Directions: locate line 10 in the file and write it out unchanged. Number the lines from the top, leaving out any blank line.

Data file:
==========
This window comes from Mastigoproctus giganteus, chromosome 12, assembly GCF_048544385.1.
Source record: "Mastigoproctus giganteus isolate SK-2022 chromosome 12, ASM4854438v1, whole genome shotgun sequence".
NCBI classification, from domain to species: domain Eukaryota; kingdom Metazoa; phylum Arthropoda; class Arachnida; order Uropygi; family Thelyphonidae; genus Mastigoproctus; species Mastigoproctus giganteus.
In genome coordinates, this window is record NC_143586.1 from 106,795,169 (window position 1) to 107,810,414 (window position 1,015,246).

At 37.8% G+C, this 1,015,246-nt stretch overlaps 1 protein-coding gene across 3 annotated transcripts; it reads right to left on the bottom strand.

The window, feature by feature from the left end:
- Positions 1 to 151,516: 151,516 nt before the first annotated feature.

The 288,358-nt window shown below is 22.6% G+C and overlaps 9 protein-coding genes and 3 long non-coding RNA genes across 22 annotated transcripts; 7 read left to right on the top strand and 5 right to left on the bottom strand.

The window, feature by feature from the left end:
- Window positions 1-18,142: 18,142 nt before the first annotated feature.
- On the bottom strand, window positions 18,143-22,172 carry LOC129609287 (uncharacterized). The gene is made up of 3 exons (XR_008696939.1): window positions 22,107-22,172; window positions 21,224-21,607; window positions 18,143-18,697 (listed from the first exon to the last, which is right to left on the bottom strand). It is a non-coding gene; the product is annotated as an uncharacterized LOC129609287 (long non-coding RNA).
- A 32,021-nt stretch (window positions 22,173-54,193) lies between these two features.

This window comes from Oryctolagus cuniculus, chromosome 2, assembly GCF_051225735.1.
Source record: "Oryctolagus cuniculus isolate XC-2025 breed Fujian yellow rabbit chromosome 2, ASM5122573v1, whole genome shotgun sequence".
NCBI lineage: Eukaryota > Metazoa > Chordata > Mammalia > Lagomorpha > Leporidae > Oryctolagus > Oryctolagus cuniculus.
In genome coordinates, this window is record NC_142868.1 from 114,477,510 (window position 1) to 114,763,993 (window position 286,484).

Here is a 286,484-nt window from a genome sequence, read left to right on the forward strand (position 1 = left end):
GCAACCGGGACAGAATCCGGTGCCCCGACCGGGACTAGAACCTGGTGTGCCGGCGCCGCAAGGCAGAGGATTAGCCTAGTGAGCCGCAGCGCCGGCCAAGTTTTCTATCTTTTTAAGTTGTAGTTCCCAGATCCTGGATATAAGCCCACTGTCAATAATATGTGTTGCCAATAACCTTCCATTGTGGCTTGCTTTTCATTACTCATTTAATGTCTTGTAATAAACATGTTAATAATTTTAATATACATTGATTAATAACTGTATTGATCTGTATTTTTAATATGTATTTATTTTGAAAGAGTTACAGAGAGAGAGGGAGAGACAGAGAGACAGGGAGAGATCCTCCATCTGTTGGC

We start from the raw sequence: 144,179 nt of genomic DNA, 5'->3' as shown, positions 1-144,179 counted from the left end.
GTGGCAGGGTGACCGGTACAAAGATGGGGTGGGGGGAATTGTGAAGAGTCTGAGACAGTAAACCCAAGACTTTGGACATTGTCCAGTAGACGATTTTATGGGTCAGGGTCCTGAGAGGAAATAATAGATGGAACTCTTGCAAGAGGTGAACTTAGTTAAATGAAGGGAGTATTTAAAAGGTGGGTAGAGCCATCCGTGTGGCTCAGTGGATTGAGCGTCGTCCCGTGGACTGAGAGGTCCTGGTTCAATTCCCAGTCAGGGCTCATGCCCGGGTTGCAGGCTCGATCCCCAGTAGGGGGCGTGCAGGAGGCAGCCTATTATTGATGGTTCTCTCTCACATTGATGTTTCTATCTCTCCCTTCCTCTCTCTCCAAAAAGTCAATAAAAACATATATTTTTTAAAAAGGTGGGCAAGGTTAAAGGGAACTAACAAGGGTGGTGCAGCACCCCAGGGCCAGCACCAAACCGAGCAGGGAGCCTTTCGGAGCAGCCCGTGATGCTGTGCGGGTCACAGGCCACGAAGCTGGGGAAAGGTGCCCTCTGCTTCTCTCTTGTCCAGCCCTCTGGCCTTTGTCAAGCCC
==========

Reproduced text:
- Window positions 1-18,142: 18,142 nt before the first annotated feature.